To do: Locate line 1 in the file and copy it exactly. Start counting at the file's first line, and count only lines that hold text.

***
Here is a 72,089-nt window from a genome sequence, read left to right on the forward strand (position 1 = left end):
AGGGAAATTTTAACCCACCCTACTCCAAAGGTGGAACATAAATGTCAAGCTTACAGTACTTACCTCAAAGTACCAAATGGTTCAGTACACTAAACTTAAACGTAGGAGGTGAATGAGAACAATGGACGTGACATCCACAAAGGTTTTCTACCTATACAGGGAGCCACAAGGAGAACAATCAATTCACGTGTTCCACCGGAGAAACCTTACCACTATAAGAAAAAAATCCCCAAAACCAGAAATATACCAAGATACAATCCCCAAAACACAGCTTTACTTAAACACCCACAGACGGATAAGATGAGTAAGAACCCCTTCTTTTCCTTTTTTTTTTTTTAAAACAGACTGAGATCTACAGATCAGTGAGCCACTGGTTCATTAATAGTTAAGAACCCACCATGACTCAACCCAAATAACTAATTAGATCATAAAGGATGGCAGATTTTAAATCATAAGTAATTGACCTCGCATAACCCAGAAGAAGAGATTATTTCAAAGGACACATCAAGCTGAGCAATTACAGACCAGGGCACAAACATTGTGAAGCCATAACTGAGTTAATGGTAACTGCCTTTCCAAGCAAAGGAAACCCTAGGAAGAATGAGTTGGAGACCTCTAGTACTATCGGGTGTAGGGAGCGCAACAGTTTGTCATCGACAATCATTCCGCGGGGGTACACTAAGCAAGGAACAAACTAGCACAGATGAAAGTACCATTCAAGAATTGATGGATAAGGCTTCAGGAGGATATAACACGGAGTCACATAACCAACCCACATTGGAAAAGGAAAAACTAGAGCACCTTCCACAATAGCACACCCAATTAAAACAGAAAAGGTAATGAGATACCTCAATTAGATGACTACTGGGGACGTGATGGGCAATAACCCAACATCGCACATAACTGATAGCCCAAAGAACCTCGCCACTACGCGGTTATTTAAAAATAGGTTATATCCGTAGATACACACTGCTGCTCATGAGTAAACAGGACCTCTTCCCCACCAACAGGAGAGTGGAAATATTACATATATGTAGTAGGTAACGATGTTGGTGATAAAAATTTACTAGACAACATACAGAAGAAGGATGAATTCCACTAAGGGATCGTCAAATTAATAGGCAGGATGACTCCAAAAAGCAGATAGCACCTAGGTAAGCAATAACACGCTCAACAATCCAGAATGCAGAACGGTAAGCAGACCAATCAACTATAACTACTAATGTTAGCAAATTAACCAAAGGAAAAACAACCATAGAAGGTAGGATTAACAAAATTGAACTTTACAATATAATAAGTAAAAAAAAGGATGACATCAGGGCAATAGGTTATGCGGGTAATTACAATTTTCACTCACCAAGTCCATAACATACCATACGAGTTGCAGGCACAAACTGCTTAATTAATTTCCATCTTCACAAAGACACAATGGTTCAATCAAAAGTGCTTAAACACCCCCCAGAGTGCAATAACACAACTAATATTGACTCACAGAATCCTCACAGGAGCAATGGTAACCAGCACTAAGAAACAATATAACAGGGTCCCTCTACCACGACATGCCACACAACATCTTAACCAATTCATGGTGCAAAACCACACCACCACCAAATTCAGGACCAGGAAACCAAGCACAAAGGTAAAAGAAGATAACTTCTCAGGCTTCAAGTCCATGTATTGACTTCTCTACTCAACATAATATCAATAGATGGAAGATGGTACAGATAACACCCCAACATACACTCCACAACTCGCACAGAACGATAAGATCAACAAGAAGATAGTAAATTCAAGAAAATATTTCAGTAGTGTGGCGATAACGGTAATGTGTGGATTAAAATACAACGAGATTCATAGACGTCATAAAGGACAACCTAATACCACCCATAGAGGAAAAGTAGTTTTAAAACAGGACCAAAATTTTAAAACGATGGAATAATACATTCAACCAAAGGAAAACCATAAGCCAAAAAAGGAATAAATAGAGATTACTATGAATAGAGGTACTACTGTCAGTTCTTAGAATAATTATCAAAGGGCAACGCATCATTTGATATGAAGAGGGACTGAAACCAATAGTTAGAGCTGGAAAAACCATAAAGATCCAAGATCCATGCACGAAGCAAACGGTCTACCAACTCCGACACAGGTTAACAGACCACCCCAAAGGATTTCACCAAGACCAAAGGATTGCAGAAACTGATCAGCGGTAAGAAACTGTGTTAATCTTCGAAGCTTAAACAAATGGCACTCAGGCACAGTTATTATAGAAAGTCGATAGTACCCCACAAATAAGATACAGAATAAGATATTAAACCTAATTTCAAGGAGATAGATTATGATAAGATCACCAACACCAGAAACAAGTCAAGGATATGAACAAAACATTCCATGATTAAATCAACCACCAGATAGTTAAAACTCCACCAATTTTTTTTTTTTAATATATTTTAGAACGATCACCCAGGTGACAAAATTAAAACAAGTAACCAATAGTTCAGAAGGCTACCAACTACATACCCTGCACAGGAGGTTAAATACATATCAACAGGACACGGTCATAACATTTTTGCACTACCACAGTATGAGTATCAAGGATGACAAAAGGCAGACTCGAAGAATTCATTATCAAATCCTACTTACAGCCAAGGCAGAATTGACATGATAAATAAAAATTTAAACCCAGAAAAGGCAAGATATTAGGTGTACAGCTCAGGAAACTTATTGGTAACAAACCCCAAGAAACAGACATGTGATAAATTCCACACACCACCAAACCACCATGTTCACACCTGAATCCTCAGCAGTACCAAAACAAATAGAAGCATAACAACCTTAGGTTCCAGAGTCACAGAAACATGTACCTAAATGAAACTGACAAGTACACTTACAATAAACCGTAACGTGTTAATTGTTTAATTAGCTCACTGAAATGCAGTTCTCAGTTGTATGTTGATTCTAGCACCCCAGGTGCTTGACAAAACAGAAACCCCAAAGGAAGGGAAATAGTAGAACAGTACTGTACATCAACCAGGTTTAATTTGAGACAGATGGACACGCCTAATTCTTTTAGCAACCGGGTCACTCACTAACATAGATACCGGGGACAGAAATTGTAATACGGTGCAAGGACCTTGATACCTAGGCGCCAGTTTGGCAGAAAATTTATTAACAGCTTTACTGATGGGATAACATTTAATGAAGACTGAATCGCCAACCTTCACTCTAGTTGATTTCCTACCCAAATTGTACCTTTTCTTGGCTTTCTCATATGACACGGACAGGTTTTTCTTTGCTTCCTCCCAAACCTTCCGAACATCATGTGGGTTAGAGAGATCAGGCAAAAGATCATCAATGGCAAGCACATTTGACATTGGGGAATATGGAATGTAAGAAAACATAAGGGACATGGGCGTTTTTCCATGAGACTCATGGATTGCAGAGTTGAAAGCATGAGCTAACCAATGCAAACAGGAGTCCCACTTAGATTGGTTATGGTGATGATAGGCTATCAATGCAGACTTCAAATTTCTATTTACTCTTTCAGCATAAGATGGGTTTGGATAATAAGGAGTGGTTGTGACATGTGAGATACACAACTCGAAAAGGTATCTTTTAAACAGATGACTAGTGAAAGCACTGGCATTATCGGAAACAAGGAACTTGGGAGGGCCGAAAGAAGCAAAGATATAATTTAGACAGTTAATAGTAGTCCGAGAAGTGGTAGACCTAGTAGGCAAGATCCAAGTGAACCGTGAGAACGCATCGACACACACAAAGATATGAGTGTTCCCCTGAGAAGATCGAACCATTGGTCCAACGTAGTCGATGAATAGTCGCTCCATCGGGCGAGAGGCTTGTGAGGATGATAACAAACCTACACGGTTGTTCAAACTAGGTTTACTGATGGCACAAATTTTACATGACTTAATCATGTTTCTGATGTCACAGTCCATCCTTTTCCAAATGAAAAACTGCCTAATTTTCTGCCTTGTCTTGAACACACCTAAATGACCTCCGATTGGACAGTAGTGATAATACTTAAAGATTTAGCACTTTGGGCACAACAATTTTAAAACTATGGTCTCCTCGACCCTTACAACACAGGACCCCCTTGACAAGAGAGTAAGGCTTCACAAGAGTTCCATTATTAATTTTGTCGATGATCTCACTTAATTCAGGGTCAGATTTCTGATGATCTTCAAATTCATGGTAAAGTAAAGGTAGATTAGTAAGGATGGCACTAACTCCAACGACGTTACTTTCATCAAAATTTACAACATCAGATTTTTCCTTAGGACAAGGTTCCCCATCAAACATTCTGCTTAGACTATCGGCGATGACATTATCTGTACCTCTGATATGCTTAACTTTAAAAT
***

Here is a 72,089-nt window from a genome sequence, read left to right on the forward strand (position 1 = left end):